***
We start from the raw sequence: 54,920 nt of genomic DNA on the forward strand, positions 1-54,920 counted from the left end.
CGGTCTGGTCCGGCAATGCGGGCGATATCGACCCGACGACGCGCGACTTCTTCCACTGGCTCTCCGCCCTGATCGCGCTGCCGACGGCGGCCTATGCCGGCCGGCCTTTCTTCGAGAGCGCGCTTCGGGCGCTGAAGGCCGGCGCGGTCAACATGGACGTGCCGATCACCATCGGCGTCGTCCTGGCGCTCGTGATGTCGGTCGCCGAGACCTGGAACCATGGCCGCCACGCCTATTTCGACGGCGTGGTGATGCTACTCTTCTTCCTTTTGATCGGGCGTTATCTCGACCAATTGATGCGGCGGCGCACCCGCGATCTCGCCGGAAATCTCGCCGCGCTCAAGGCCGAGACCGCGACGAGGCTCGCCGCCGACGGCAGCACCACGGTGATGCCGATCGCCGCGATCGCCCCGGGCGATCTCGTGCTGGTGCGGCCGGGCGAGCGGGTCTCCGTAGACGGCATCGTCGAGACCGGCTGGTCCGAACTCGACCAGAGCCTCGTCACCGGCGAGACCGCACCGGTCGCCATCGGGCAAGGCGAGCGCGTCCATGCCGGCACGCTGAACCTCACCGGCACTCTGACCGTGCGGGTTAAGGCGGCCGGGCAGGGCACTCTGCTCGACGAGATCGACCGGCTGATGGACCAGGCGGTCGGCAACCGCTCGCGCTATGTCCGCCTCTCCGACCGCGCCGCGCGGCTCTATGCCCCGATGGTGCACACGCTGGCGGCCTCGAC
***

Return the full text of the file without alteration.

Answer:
We start from the raw sequence: 54,920 nt of genomic DNA on the forward strand, positions 1-54,920 counted from the left end.
CGGTCTGGTCCGGCAATGCGGGCGATATCGACCCGACGACGCGCGACTTCTTCCACTGGCTCTCCGCCCTGATCGCGCTGCCGACGGCGGCCTATGCCGGCCGGCCTTTCTTCGAGAGCGCGCTTCGGGCGCTGAAGGCCGGCGCGGTCAACATGGACGTGCCGATCACCATCGGCGTCGTCCTGGCGCTCGTGATGTCGGTCGCCGAGACCTGGAACCATGGCCGCCACGCCTATTTCGACGGCGTGGTGATGCTACTCTTCTTCCTTTTGATCGGGCGTTATCTCGACCAATTGATGCGGCGGCGCACCCGCGATCTCGCCGGAAATCTCGCCGCGCTCAAGGCCGAGACCGCGACGAGGCTCGCCGCCGACGGCAGCACCACGGTGATGCCGATCGCCGCGATCGCCCCGGGCGATCTCGTGCTGGTGCGGCCGGGCGAGCGGGTCTCCGTAGACGGCATCGTCGAGACCGGCTGGTCCGAACTCGACCAGAGCCTCGTCACCGGCGAGACCGCACCGGTCGCCATCGGGCAAGGCGAGCGCGTCCATGCCGGCACGCTGAACCTCACCGGCACTCTGACCGTGCGGGTTAAGGCGGCCGGGCAGGGCACTCTGCTCGACGAGATCGACCGGCTGATGGACCAGGCGGTCGGCAACCGCTCGCGCTATGTCCGCCTCTCCGACCGCGCCGCGCGGCTCTATGCCCCGATGGTGCACACGCTGGCGGCCTCGAC